Hosts with and without epithelial cell expression of either TLR2 or TLR4 had similar numbers of DC extensions in the proximal bowel regions that normally contained such processes. However, hosts lacking epithelial TLR4 did not show the induced appearance of such extensions in the peri-cecal region after administration of the TLR4 ligand LPS, even though the DCs in these animals expressed the receptor for LPS, whereas there was a significant increase in the number of such processes in control chimeras expressing TLR4 in nonhematopoietic cells (Fig. 4). Similarly, hosts lacking epithelial TLR2 did not show DC extensions in response to the TLR2 ligand PG in this segment of the small bowel, whereas control chimeras did (Fig. 4). Trans-epithelial projections from the DCs could be induced in both of these chimeras if noninvasive Salmonella organisms were administered, consistent with the diversity of potential TLR ligands produced by these bacteria and the ability of each of several TLR ligands to induce extensions when added individually (Fig. 4). Hosts lacking epithelial expression of MyD88 did not show DC extensions in response to Salmonella and had markedly fewer extensions in the absence of TLR ligand instillation or Salmonella infection (Fig. 4). These latter results suggest a possible minor role for the MyD88-independent pathway of TLR signaling (33, 34) or a very low baseline level of protrusion unrelated to TLR stimuli (Fig. 3). Overall, these results indicate that most DC extensions across the small bowel epithelium occur in response to MyD88-dependent TLR signaling via receptors expressed by the epithelial cells themselves and that distinct TLRs can independently mediate this effect upon ligand exposure.

Given the differences in distribution of DC extensions in previous studies of cells expressing EGFP under control of the CX3CR1 locus versus the present analyses using CD11c or MHC CII–regulated EGFP expression, we used this information on actively induced DC extension to probe the relationship between CX3CR1, CX3CL1, and Salmonella-induced DC extensions. Previous work described CX3CR1-deficient DCs as being unable to extend processes into the gut lumen, leading to the conclusion that CX3CL1-induced signaling was a necessary factor in this phenomenon (13, 19). Using CX3CR1-EGFP homozygous mice deficient in CX3CR1 expression, we confirmed that there is no increase in the number of DCs sending projections into the terminal ileum upon Salmonella infection. Surprisingly, in the proximal ileum of these same mice, we detected a significant increase in DC projections (Fig. S2, available at http://www.jem.org/cgi/content/full/jem.20061884/DC1). These results indicate that DCs lacking CX3CR1 are nonetheless able to respond to signals evoked by inflammatory stimuli by sending processes across the bowel epithelium.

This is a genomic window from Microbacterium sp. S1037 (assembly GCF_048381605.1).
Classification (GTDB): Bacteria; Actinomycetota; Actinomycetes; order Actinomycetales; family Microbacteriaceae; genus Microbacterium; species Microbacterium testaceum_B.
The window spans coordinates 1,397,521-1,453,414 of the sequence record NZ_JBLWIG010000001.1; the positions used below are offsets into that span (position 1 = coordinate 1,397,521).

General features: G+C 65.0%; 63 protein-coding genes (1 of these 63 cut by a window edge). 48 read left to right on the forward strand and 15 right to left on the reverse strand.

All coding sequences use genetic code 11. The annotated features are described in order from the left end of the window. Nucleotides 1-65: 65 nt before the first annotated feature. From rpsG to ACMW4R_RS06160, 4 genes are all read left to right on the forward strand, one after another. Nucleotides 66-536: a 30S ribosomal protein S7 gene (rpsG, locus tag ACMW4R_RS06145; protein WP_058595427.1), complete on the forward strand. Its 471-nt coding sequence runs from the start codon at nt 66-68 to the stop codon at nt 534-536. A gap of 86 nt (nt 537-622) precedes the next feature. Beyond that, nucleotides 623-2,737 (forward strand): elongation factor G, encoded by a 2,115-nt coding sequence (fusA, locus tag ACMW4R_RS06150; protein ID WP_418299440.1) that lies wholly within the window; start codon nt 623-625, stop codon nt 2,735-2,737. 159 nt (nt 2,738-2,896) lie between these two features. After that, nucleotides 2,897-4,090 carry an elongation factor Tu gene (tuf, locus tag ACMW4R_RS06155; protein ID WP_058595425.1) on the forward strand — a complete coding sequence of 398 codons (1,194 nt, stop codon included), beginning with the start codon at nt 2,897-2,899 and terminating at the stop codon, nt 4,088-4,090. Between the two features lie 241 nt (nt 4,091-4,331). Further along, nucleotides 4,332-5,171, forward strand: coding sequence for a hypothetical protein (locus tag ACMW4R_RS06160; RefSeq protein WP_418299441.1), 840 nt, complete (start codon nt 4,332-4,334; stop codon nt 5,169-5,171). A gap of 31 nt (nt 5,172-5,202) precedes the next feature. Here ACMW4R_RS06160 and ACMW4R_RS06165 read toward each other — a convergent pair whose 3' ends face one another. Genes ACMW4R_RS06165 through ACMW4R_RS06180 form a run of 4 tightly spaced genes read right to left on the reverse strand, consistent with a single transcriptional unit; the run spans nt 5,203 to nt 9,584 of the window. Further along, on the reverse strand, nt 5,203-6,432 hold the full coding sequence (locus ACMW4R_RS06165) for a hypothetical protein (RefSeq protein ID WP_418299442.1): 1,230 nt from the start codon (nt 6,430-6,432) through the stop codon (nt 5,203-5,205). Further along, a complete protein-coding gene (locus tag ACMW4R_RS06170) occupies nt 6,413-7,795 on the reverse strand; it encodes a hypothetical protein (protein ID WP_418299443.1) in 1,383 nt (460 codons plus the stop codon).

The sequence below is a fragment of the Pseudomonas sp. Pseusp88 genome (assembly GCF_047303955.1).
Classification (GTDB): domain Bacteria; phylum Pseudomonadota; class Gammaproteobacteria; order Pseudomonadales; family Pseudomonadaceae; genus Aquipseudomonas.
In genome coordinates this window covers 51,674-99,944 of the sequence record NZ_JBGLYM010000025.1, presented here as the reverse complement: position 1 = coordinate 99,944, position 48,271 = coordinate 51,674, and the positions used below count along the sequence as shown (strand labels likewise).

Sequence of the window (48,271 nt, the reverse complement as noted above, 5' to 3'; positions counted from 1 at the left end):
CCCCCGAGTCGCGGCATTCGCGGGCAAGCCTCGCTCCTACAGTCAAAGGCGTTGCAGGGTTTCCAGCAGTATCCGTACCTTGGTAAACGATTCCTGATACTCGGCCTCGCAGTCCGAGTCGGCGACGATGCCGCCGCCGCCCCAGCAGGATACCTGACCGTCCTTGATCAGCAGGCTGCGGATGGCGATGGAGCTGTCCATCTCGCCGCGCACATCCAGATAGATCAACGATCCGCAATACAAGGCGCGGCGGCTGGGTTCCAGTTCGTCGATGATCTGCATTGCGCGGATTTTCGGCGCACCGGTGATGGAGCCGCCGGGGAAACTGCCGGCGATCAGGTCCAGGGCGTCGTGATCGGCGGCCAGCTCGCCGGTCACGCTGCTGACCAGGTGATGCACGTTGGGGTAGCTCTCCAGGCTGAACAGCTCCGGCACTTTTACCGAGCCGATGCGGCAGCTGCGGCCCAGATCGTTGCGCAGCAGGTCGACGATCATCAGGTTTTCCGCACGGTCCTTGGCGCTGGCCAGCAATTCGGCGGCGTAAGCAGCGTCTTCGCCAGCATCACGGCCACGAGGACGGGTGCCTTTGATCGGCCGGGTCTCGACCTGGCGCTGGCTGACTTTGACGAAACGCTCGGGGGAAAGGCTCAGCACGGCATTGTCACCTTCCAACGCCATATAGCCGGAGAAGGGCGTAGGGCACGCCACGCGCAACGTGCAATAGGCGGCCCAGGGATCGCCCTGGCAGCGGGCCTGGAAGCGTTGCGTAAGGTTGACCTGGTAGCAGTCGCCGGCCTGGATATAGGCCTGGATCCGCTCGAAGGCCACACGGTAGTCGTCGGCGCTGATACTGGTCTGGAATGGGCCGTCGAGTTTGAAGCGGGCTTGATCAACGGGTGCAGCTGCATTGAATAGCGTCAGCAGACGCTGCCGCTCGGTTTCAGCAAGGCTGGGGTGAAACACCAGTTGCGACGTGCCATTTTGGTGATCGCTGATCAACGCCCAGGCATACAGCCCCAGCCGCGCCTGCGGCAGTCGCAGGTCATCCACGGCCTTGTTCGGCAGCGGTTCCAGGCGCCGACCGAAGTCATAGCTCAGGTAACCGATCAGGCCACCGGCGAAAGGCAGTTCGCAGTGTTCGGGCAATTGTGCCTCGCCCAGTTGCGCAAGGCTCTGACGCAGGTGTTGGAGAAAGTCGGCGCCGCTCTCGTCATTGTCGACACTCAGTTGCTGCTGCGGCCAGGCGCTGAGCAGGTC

To study the role of CX3CL1 in DC protrusions, we used quantitative PCR to measure CX3CL1 mRNA levels in the small bowel tissue of mice given noninvasive Salmonella orally. No significant differences in the level of CX3CL1 mRNA were detected in the terminal ileum of infected as compared with uninfected mice, even though exposure to this bacterium evoked a strong DC extension response in this region of the small bowel as assessed using CD11C-EGFP or MHC CII-EGFP animals (Fig. S3, available at http://www.jem.org/cgi/content/full/jem.20061884/DC1, and Figs. 3 and and4).4). Given our finding that CX3CL1 mRNA levels did not change upon Salmonella infection, we examined whether any other chemokines known to affect DC behavior in the gut might be produced in a MyD88-dependent fashion in response to this stimulus. CCL20 is known to be produced by the intestinal epithelium in response to TLR stimuli (35). We therefore measured the level of mRNA for this chemokine in response to noninvasive Salmonella infection. An 18-fold increase in the level of CCL20 mRNA was measured in the terminal ileum of wild-type infected mice as compared with untreated mice (Fig. S3). MyD88-deficient mice did not show this increase in chemokine mRNA, in accord with the preceding data showing that such animals largely lacked trans-epithelial DC extensions and that in these animals extensions could not be induced by TLR ligands or Salmonella.